Insights

At DVT we run regular online events that are focused on the latest technology trends within the IT industry and we invite guest speakers to share their knowledge and insights on various topics. The DVT Insights Events aim to enlighten you, educate you and often, provide a new view on a burning issue within the technology space.

Six principles of change management
Sandi Hager

Six principles of change management

Monday, 31 October 2022 13:48

*Inspired by Dr D Drake


I have been deeply inspired by the work of Dr David Drake, a global thought leader in transformation. In his scholarly text on narrative coaching, he provides us with his six principles to guide practitioners. As a change manager of over ten years, I have a passion for exploring how we put theories into practice in sensible ways to make a real impact. I understand that nothing about change management is one dimensional.


When facilitating meaningful and sustainable change, we are faced with layers of intricacies and nuances in the systemic landscapes in which we work. In the centre of all changes are people, and they are fascinating and complex and, at their core, human. My underlying driver in my practice is to bring humanness back to the centre of the work we do. I often hear people in our field say, ‘humans are messy’, and I love that. They are deliciously complex. I had the privilege of exploring Dr Drakes’ work and being taught by him whilst undertaking my certification as a narrative coach. His work comfortably translates to working with individuals and teams, and his approach is well suited for transformational work within organisations.


Dr Drakes’ 6 principles are recognisable and valuable wherever you are in your journey as a change agent. I have added my thoughts to his principles for working in organisations. These insights come from observing my teams moving into a deeper understanding of how to support people to own the changes they face.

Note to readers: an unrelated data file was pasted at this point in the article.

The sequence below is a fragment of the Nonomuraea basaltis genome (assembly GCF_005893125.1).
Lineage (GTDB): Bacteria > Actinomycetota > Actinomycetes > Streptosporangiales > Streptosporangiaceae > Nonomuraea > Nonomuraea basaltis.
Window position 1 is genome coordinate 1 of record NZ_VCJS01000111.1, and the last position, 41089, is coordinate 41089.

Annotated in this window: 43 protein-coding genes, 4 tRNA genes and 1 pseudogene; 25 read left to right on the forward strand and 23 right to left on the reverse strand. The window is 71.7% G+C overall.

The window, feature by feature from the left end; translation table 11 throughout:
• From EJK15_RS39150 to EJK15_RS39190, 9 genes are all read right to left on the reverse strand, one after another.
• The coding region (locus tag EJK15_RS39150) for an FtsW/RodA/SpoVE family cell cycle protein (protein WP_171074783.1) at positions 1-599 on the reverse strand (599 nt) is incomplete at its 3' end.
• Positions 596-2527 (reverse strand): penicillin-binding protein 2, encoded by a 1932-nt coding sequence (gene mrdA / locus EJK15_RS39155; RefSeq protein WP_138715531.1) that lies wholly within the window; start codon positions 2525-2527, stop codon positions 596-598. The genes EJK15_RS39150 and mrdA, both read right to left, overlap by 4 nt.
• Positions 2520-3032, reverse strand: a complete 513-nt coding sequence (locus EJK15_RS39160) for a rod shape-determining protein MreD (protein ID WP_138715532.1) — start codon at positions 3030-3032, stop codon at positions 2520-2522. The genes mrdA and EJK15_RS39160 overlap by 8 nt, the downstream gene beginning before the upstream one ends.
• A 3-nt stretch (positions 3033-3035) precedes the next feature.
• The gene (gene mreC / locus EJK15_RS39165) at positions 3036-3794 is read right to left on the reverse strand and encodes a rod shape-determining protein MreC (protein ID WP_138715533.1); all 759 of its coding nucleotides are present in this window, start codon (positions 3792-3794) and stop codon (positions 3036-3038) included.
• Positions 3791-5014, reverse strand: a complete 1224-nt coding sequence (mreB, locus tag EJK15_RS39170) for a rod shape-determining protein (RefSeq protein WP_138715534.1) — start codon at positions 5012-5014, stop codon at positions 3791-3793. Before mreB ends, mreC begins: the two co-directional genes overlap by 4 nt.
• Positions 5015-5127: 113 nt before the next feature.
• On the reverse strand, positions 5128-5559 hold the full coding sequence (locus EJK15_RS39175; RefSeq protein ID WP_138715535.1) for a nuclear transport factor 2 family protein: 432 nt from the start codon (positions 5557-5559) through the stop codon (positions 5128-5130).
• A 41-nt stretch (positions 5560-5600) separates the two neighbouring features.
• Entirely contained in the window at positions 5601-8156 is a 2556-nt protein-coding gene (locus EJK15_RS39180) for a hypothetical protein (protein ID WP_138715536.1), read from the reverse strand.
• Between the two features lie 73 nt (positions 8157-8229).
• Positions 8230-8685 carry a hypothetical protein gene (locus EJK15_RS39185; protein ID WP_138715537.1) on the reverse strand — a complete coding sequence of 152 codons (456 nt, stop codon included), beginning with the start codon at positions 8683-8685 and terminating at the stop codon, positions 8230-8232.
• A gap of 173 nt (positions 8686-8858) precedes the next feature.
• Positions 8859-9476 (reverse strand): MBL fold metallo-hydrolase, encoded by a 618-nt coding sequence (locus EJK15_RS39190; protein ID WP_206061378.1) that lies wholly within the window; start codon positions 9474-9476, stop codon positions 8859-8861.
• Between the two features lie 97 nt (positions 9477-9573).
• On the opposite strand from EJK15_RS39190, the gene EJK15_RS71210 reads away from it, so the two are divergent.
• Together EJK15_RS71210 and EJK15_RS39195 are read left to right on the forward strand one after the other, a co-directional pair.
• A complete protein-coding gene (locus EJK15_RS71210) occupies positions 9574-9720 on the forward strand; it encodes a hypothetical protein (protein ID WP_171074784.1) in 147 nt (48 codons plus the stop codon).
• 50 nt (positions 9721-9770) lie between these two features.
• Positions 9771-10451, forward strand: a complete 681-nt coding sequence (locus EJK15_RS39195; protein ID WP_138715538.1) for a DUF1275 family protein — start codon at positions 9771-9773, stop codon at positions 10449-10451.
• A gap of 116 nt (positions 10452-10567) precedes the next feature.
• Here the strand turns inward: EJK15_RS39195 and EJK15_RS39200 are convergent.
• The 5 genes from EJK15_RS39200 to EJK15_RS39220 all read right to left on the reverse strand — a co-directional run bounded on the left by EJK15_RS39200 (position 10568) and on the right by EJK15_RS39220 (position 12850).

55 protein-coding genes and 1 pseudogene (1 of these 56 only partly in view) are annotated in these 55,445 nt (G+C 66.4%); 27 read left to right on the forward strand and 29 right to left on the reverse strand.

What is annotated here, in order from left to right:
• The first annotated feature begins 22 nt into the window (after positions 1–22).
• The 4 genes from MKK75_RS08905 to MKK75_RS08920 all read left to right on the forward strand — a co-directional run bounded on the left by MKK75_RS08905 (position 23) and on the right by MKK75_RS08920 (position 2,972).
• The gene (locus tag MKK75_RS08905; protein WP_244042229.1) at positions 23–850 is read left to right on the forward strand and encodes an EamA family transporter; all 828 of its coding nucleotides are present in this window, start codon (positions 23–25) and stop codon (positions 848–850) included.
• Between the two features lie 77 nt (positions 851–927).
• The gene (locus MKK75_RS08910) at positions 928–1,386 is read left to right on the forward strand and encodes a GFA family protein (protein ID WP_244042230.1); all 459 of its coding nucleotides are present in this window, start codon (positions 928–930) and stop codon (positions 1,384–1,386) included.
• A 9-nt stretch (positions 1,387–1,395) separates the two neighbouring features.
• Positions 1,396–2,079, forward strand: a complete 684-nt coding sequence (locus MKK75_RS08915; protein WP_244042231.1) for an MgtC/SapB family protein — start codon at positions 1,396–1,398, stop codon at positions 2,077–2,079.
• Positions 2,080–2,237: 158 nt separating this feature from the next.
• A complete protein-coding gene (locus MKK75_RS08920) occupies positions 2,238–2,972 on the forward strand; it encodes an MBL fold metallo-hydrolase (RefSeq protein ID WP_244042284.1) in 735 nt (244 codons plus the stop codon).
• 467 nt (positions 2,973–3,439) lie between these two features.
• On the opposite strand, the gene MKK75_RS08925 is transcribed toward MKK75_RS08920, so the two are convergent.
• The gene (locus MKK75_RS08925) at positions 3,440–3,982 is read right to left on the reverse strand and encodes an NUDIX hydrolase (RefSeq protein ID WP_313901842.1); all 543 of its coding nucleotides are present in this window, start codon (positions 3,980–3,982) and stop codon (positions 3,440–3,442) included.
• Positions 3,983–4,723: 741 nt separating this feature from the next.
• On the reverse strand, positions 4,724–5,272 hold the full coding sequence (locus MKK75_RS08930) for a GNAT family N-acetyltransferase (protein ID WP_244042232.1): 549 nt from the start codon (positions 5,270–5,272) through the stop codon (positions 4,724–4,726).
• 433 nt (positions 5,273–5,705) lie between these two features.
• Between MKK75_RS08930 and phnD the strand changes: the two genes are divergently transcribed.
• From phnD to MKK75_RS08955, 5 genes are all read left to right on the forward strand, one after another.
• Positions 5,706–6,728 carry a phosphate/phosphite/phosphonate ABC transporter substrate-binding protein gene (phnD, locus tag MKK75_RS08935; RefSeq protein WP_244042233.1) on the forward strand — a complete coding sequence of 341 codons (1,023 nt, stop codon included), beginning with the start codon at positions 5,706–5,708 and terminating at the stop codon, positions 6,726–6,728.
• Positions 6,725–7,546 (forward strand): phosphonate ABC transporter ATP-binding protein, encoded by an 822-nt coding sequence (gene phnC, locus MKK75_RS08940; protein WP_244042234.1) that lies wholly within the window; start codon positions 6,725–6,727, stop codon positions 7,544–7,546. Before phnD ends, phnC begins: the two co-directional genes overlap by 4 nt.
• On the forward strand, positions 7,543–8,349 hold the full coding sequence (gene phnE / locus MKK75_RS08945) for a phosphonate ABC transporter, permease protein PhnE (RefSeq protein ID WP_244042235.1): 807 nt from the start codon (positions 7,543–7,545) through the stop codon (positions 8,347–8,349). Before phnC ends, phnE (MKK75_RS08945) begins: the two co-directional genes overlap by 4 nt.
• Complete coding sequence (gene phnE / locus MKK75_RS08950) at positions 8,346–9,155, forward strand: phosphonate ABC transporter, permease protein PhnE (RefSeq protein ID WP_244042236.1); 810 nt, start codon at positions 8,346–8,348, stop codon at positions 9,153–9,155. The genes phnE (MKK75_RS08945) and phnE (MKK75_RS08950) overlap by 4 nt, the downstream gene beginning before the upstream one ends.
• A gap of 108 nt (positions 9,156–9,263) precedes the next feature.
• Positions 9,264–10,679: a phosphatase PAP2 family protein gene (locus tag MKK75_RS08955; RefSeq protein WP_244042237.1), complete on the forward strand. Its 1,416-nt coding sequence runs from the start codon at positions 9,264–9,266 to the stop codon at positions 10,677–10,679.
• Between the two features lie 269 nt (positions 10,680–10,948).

1. Be fully present to what is without judgement

Show up authentically. If you enter a situation with an ego or arrogance thinking you know it all, right there and then, you lose the opportunity to engage with people. Do the work, take the time to understand the organisation you are working with, and conduct research to have relevant authentic conversations. This demonstrates to people that you honour the work they have done without judgement, allowing you to meet them where they are at and take them on their journey of transformation. As the change agent, be present in yourself, understand your strengths and your limitations. Bring your authentic self to your work, and honour your practice by continuously improving your skills and knowledge.


2. Trust that everything you need is right in front of you

I have observed how change agents struggle with the notion that you need to know everything, relying on your knowledge and experience. Being present and landing yourself in the space you are working in is key to trusting that what you need is right in front of you. When you approach your work from a place of authenticity and without judgement for others and yourself, you become more aware of what is available to you and where the gaps are. The people we work with know so much more about their organisations than we ever can, and if we take the time to explore what is already available, we can build on that knowledge and those skills. When we identify gaps, we can support and guide people to discover ways to fill those gaps. It is all there in front of you; the key is to be aware, open and honest, not make assumptions and do the research to resource yourself.


3. Speak only when you can improve the silence